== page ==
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Modern C++ • Default and deleted functions

C++ provides default implementations for several functions and operators that are implicitly defined by the compiler if there are no user-defined ones. Specifically, the following class member functions are implicitly defined

1. Default Constructor
2. Copy Constructor
3. Copy assignment operator =
4. Destructor

In addition, C++11 added the following member functions

5. Move Constructor
6. Move assignment operator =

These are often called special member functions and provide basic management for object-oriented programming or for POD-like behavior (that is to use objects like C-style structs without writing additional code). Other built-in operators also have a default implementation that can be used by the programmer without being overridden, such as operator-> operator. operator->* operator.* operator:: and others.

The mechanics of these special member functions, however, have a few caveats. Most importantly,
if there is a user-declared constructor the compiler does not generate a default constructor, forcing the programmer to define one even if it does nothing, and there is no mean to indicate otherwise;
the implicitly-defined destructor is non-virtual, which requires the programmer to declare and define a virtual one for polymorphic classes;
the non-trivial user-defined functions the programmer is forced to provide are often not as efficient as the ones implicitly defined by the compiler, which are usually optimized, and many times programmers do implement functions with just a default behavior (e.g. constructor, copy);

// Old C++

class A {
public:
     A(const A&){/*...*/}   // suppresses implicit default constructor
     A(){}                  // a non-trivial one must be provided, even if empty
}

class B {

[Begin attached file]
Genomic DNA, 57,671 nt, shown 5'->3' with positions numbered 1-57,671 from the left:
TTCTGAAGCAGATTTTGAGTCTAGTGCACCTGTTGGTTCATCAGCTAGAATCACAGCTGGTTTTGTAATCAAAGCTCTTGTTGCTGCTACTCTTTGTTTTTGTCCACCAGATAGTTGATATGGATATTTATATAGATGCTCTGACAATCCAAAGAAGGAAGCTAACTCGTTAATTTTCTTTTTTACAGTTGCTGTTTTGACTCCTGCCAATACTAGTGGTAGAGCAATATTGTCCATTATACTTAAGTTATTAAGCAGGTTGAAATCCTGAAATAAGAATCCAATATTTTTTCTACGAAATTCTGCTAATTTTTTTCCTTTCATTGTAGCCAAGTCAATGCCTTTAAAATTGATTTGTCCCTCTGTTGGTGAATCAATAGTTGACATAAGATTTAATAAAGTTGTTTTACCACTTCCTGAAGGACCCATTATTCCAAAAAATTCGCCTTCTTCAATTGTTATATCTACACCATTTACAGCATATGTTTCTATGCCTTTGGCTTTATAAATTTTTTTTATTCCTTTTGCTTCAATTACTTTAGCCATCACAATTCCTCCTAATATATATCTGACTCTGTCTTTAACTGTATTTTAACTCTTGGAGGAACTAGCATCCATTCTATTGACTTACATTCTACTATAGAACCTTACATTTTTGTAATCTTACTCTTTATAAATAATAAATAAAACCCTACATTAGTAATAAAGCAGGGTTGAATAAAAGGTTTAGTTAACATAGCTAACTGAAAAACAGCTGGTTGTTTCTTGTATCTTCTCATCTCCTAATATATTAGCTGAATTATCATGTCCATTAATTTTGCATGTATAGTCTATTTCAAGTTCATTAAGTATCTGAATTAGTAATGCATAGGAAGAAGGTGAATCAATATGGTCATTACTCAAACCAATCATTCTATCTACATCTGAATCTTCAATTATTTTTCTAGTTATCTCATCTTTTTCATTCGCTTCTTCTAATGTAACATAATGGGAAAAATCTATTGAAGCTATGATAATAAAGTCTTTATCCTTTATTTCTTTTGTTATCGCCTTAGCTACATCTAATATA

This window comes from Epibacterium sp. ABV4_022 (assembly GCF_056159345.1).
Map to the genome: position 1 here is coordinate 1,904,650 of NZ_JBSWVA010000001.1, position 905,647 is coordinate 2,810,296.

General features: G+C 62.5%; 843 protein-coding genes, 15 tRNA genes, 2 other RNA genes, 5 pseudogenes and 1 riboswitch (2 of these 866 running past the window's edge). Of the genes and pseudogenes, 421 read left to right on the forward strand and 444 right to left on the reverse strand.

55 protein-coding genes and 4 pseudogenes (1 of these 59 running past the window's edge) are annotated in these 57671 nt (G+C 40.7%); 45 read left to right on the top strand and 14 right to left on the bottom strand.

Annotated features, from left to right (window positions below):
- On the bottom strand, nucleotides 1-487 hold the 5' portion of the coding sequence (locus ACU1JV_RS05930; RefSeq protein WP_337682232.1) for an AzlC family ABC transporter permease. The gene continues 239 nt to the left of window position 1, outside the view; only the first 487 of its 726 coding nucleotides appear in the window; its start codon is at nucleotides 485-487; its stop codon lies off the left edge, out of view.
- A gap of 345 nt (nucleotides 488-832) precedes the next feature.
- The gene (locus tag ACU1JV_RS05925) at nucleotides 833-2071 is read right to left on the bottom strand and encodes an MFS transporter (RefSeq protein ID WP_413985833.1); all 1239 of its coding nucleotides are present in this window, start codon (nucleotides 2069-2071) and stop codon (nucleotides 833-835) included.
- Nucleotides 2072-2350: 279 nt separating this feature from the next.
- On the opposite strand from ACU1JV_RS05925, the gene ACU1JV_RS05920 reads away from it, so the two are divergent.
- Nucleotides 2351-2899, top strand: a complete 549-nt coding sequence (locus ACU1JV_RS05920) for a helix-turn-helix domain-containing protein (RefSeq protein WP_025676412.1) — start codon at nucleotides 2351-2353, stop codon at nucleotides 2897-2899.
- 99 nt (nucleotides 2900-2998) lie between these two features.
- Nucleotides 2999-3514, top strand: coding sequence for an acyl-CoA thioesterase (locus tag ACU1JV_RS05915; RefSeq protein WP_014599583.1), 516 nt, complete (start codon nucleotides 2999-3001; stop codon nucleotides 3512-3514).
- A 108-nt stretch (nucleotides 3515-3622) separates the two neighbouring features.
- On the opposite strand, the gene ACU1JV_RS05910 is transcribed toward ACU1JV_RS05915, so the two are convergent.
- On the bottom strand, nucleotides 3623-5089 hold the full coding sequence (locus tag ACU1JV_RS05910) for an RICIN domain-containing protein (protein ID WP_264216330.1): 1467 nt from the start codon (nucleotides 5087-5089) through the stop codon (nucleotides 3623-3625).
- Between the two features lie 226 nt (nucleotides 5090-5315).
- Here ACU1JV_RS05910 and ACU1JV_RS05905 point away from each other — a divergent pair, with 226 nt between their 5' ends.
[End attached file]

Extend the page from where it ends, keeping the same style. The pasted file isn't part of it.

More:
int x;
public:
     B(int x=0)             // suppresses implicit default constructor
     : x(x) {/*...*/}       // B() is a non-trivial default behaviour
}

class C {
public:
      virtual ~C() {}       // a non-trivial virtual destructor must be provided
                            // to use a polymorphic C
};

class D : public C {
public:
};

Since C++11 there is an elegant and more concise solution to these problems.

 

The default definition

To resolve the above issues we can use the default definition to force default (compiler-generated) implementation of functions when they’re suppressed by other circumstances and only the default behavior is needed.

// Modern C++

class A {
public:
     A(const A&){/*...*/}      // suppresses implicit default constructor
     A() = default;            // force the default implementation
}

class B {
     int x = 0;
public:
     B(int x)                 // suppresses implicit default constructor
     : x(x) {/*...*/}         // B(x) is non-trivial
     B() = default;           // but B() is not
}

class C {
public:
      virtual ~C() = default;   // declare the virtual destructor and
                                // reinstate the default implementation
};

class D : public C {
public:
};

Default definitions can also be declared outside of the class body, as in the following example

class Z {
public:
	Z();
	Z(const Z&) {/*...*/}
};
inline Z::Z() = default;

Note that the inline specifier is needed to make the function non-trivial, thus more efficient.

 

The delete definition

Two common concerns in programming regard the prohibition of copies of objects and calls to specific methods that may result in undefined/unwanted behavior. These concerns are typically addressed using the following techniques

1. Noncopyable idiom
2. Function “hiding” (*)

(*) Not to be confused with name hiding in class derivation